Eco Bags Project
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To recover and reuse fabric waste locally.
To phase out single-use carry bags.
To generate livelihood for locals by turning waste to value.
The Problem: Single-use carry bags and burning of fabric waste
In Ladakh, plastic carry bags were banned many years ago by the efforts of local civil society organisations and the local government, to reduce waste production and plastic pollution in this pristine, mountainous region. But, in place of plastic carry bags, Polypropylene (PP) and paper carry bags came into use, which are also designed for disposing after a few uses. Most people mistake PP bags as cloth bags. PP is actually a class of plastic, and although recyclable, is not recycled in Ladakh. On the other hand, paper is biodegradable but since paper is produced from wood, manufacturing of paper takes a high toll on the environment. Parallel to the waste generated from single-use carry bags is the generation of large quantities of fabric waste from local tailors, all of which is dumped, landfilled, burnt in the open or incinerated.
Our Solution: Reusable bags from local fabric waste
The Eco Bags Project aims at eliminating the waste produced from single-use, throwaway PP and paper carry bags by firstly, informing and persuading residents to refuse carry bags, instead bring their own bags and secondly, recovering the leftover fabrics from local tailors to make reusable shopping bags as a sustainable alternative to single-use carry bags.
Intervention by Zero Waste Ladakh in the fabric waste disposal situation.
The Project has a four-pronged strategy for accomplishing its goals:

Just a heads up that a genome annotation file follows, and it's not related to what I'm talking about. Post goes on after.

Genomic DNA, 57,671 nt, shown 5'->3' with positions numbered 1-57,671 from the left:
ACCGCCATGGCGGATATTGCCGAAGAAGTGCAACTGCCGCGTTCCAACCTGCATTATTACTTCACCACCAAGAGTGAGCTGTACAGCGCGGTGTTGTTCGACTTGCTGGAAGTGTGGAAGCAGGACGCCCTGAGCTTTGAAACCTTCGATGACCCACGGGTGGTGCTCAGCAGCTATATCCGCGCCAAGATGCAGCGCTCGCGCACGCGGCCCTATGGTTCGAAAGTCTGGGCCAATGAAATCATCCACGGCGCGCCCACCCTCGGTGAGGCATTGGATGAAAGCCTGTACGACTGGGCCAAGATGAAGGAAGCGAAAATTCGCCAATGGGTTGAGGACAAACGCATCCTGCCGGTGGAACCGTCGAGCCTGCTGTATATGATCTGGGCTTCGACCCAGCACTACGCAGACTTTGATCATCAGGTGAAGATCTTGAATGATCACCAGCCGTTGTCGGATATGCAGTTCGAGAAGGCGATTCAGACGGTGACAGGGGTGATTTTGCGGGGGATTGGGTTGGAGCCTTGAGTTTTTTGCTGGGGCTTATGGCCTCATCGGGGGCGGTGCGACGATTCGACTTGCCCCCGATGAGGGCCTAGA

“Refuse carry bag, Bring your own bag” campaign
Run a long-term campaign called “Bring your own bag” to persuade the public to “Refuse” single-use carry bags, instead bring their own bags.
Provide skill training to local individuals and self-help groups (SHGs) in upcycling fabric waste.
Upcycle fabric waste
Recover fabric waste from local tailors and engage the trained individuals and SHGs in upcycling the waste into sustainable products.
Promotion and marketing
Adopt various ways of promoting and marketing the sustainable upcycled products.
The 6R principle of the Zero Waste approach, namely RETHINK, REFUSE, REDUCE, REPAIR & REUSE, RECOVER, RECYCLE, offers almost every tool, which if implemented persistently, can help us reduce waste as well as utilise resources to the maximum.
In Ladakh, the practice of taking carry bags from shops is a newly formed culture. In olden days, locals used to carry baskets from home for buying things. Nowadays, most customers take carry bags from shops because it is easier than bringing their own bags from home and because the carry bags come free so they do not mind taking them. The large amount of waste generated on a daily basis from throwaway carry bags can be prevented completely and relatively easily by continuously educating residents to follow the Zero Waste principle of “Refuse.”
“Recover” and “Reuse”
The leftover fabrics from local tailors constitutes a large amount of waste. In the current Municipal Solid Waste Management system, fabric waste has no value, as a result of which, it is disposed by dumping, landfilling, burning or incinerating. Fabrics can be prevented from being wasted by applying the Zero Waste principles of “recover" and "reuse". Fabric waste can be collected directly from tailors, that is before it hits the waste stream, and stitched into bags and a variety of other utility products.
Waste recovery and reuse
Fabrics get a second life instead of being dumped, burnt, landfilled or incinerated.
By promoting reusable shopping bags, waste generation from single-use carry bags is prevented.
Waste to value
By upcycling fabric waste, social and economic value is created out of waste.
Livelihood is generated for locals by upcycling fabric waste locally.